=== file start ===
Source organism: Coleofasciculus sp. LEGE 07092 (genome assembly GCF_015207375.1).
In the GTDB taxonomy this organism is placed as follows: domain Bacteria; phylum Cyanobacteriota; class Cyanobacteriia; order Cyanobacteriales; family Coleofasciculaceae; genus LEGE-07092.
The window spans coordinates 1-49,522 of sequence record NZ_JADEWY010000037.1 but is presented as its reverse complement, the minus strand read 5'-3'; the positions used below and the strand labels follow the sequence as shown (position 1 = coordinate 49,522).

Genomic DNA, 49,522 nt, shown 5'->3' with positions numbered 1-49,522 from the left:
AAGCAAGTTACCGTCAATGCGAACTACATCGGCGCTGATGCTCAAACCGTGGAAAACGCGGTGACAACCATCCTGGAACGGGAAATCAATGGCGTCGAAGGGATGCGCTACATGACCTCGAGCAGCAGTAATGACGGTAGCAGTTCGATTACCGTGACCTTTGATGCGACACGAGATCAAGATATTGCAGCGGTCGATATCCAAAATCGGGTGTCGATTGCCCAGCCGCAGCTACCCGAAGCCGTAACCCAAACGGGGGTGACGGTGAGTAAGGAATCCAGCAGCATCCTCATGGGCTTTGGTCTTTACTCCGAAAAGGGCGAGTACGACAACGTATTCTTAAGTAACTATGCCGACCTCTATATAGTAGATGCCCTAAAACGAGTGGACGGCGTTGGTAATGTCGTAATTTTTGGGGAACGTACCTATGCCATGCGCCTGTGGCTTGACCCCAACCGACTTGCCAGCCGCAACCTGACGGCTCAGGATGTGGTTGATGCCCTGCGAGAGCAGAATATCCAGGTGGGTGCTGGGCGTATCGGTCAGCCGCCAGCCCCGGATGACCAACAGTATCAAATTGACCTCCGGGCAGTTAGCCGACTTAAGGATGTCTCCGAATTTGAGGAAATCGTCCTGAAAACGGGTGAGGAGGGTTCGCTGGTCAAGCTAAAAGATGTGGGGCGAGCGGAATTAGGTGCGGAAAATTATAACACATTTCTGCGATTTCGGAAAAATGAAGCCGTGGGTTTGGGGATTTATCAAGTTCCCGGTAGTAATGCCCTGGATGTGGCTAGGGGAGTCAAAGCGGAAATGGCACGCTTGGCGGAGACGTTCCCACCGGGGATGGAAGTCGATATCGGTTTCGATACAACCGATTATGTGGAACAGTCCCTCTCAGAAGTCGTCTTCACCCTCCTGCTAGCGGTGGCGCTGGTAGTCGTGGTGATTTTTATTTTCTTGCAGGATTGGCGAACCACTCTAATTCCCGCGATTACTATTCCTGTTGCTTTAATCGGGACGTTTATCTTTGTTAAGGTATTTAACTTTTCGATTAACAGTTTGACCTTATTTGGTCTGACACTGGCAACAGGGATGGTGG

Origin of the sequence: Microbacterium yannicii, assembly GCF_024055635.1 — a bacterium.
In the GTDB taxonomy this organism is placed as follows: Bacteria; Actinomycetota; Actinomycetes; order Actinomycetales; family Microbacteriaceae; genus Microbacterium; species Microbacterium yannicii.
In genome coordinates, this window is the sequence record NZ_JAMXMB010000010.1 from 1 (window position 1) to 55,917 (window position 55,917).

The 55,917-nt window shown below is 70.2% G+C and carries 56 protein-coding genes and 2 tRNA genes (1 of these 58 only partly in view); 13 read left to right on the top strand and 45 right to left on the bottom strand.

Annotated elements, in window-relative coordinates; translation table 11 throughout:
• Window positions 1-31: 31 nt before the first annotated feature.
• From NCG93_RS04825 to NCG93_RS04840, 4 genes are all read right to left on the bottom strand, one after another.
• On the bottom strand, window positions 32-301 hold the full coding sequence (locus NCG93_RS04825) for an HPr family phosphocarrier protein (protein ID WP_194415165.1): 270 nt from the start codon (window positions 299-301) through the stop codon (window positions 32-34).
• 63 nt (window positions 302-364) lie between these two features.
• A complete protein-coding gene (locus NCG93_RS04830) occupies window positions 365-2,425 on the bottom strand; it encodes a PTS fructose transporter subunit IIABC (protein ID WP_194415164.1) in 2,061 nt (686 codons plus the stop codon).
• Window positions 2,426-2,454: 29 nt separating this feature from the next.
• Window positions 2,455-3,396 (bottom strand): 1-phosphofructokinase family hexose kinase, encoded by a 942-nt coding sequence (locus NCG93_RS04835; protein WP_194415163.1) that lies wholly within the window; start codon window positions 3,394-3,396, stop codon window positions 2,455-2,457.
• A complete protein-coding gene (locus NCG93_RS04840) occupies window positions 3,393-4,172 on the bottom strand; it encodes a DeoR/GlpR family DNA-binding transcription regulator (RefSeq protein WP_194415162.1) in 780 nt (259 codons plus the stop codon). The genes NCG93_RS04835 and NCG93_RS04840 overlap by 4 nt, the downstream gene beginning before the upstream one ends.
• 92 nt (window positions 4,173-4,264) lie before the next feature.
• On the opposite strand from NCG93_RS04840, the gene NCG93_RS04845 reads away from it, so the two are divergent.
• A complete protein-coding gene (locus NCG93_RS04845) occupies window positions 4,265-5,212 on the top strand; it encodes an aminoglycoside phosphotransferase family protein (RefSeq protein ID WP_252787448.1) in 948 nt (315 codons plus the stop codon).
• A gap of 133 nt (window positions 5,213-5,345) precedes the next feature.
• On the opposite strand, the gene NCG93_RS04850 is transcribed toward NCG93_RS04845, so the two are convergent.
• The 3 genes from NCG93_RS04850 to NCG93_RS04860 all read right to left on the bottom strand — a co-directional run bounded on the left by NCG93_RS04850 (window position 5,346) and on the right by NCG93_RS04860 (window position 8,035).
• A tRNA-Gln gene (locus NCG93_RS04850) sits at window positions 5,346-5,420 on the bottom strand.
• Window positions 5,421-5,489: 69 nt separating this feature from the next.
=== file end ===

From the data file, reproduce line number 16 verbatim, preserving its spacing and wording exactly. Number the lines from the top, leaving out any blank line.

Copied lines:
• Window positions 2,426-2,454: 29 nt separating this feature from the next.